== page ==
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Changing Shims and Adjusting Valve Clearances
Unhook the rubber housing for the bank of relays on the right hand side. this will let you see the end of the cam shafts clearly.
You need to be able to see the positioning marks stamped into them.
Using the crankshaft again, turn the cranks to the T1 mark so that cylinder 1 is exactly at top dead centre.
You will see a little arrow stamped on each crankshaft.
When Cylinder 1 is at TDC the arrows will be horizantal and exactly pointing at each other. You can just about make them out in this picture.

Ensure both the T1 mark and the arrows are all aligned.

From this point on the engine must not be turned at all.
When you are happy everything is aligned perfectly use a socket with a long extension to undo the top nut on the cam chain tensioner. This located just under the throttle cable cam assembly,
Take care as you undo it to withdraw the spring and the washer carefully.

Take care of the washer especially. If you read the service manual, this washer should be replaced, but Triumph have thoughtfully decided that they will not sell this 99p washer on its own and you have to buy the complete tensioner for £50 or so.
Undo the two retaining bolts on the tensioner
Withdraw the cam chain tensioner unit
Four parts on the tensioner.
Clean them up. Make sure the ratchet in the main body works freely and extends. Lift the ratchet and compress it.

And look after the copper washer.
Now undo and remove the top pad assembly from the top of the cam chain.

Its a good idea before you do this to fill the top of the cam chain tunnel with a lint free rag or workshop paper roll.
Anything you drop down there is going to drop into the crank cases which potentially means a crank case split to get it back out again.
This is bad. Dont do it.
Remove the two outrigger caps from the right side of the cam shafts.

The head, cover and journal holders are all matched with a single bore. Damage any of them and you have to replace the lot!!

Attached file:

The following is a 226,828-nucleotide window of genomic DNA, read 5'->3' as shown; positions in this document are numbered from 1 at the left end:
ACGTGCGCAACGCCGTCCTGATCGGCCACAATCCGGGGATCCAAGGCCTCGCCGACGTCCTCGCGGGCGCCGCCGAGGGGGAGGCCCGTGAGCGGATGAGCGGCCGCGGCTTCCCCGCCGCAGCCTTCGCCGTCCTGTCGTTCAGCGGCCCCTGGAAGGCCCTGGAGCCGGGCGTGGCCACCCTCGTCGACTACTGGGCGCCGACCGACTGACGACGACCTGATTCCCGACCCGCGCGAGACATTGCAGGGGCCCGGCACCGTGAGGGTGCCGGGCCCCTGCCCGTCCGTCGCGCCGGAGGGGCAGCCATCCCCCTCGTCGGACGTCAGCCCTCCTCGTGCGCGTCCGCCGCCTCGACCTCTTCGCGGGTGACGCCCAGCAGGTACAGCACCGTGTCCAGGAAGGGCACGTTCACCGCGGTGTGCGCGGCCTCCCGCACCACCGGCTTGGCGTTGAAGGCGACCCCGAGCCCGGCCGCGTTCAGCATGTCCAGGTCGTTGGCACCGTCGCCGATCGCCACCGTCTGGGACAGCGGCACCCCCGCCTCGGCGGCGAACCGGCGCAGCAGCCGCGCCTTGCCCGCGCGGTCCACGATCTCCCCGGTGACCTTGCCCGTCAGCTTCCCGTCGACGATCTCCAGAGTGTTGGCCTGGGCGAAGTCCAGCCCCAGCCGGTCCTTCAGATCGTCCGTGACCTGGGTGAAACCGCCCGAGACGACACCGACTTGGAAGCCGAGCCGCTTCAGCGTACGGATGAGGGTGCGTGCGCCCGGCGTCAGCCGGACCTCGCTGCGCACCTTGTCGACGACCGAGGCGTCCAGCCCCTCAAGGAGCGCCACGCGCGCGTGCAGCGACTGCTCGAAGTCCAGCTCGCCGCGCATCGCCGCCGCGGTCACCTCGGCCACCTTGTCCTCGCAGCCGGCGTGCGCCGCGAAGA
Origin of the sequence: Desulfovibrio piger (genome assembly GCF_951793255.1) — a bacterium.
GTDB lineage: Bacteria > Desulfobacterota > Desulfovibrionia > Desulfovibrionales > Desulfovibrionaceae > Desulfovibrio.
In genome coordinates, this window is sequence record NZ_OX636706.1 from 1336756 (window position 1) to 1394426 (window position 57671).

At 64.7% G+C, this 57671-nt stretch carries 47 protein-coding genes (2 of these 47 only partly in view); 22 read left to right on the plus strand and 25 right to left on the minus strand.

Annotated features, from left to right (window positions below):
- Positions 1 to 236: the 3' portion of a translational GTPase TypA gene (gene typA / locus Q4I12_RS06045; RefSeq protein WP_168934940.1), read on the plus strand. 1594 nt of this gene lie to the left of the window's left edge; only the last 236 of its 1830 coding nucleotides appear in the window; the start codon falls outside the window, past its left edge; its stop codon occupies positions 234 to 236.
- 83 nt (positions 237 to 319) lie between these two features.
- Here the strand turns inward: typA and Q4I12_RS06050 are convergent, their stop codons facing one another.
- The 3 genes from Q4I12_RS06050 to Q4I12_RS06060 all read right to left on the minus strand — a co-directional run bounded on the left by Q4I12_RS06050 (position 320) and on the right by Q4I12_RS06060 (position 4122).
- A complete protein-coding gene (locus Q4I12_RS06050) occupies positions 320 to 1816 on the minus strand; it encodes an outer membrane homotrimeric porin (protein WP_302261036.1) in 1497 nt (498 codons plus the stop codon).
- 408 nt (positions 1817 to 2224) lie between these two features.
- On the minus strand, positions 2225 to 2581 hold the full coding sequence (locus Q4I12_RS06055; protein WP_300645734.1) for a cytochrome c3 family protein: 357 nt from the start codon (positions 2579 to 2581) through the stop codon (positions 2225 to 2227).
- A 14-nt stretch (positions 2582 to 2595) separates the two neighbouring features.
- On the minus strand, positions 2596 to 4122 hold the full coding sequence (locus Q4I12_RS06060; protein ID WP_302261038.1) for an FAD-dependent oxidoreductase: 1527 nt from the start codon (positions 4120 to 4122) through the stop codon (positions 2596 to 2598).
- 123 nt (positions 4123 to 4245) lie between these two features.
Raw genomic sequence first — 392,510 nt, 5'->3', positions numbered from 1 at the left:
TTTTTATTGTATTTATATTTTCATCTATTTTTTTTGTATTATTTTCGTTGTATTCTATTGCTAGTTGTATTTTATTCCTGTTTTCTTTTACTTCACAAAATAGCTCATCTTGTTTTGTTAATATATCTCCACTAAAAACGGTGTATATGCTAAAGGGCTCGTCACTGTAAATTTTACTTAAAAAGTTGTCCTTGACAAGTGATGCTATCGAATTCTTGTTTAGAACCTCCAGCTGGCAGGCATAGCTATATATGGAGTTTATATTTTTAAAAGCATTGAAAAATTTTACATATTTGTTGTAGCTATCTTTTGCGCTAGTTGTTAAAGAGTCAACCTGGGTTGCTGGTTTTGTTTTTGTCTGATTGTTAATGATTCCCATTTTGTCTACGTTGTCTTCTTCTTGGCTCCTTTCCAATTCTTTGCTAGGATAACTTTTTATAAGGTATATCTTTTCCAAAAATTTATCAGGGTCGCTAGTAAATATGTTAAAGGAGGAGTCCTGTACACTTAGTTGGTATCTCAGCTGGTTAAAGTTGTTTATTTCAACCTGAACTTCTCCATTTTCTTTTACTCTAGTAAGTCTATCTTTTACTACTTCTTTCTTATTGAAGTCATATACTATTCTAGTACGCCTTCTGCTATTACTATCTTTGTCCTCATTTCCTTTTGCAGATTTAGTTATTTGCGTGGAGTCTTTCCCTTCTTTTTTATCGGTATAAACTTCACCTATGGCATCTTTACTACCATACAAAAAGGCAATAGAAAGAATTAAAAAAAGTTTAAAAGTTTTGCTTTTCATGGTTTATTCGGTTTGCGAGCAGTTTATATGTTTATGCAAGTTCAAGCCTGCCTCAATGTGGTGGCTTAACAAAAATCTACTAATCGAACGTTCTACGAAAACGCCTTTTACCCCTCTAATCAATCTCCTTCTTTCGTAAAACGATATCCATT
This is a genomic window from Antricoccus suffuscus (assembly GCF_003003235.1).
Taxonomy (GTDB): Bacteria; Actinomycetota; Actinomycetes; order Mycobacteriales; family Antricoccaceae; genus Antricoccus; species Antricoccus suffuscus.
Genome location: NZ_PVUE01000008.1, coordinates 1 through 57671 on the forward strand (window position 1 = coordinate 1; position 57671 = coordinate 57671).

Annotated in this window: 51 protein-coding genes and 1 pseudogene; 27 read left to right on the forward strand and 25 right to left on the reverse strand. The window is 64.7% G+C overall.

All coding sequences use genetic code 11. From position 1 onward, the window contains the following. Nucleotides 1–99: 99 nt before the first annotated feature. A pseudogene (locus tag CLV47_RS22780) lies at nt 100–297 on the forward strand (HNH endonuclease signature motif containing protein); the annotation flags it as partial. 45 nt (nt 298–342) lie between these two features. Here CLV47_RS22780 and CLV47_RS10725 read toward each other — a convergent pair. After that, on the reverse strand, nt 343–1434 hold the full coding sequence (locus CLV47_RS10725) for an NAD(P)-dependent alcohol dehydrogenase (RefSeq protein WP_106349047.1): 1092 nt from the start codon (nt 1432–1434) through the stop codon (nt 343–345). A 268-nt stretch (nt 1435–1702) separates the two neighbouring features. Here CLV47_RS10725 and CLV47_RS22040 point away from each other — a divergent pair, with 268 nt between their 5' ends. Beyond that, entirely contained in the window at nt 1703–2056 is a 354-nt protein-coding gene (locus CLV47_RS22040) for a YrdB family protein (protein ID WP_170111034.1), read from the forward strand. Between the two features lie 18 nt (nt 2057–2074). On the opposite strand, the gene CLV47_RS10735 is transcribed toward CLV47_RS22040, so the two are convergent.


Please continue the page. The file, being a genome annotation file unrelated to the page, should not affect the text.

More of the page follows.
Next take off the cam ladder. This cast and its under tension from the valve springs, so it is essential that the bolts are undone a little at a time in the correct order.
That way the tension is released and the cast ladder doesnt get cracked.
I numbered the bolts with a black marker pen just to make life easier. You can just about see the numbers in the photo.

(I will add a diagram of the bolt order at some point)
As you take the outrigger caps off one at a time, mark them with a permenant marker so that you can be 100% sure they go backon the same way around. Place them somewhere safe
Once tension is released, remove the bolts and lift off the cam ladder
Cam ladder and O ring seals Throw the O rings away. You will replace these.
Unhook the cam chain and lift out inlet camshaft
Unhook the cam chain and lift out exhaust camshaft.
Dont worry about the cam chain. It cant drop into the cam chain tunnel and can safely be left resting on the pin as shown
Cam buckets are now exposed.
Camshafts on the worktop.

You can identify the inlet camshaft from the outlet camshaft by the fact that the inlet camshaft has a groove around the centre section, the outlet camshaft has a smooth mid section.

Dont mix them up.
Use a magnet to lift out the cam buckets.
Im using a magnet I stole from my little boys toy box.

I must get myself a proper magnetic pickup tool :-)
Turn the bucket over.

See the shim
Tiny aint they.
All that work to get at these little tiny things
All 12 buckets removed